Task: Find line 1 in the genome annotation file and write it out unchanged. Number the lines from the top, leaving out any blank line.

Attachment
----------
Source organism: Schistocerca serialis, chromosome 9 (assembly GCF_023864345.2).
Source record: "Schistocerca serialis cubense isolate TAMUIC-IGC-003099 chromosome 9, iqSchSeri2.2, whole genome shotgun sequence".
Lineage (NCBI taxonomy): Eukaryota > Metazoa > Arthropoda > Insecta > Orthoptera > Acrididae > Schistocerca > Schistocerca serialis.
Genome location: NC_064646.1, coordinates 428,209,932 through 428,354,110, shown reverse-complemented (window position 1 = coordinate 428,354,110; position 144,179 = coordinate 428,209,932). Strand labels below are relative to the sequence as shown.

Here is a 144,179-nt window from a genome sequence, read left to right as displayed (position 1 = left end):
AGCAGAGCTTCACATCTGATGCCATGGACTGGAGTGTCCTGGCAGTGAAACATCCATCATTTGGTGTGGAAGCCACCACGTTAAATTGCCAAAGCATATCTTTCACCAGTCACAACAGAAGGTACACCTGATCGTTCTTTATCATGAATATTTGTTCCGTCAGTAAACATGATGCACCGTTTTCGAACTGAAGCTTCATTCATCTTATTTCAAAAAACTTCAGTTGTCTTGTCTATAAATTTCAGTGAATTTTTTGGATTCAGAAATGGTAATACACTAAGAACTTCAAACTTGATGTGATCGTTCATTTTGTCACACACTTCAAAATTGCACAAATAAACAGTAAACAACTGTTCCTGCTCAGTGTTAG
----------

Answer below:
Source organism: Schistocerca serialis, chromosome 9 (assembly GCF_023864345.2).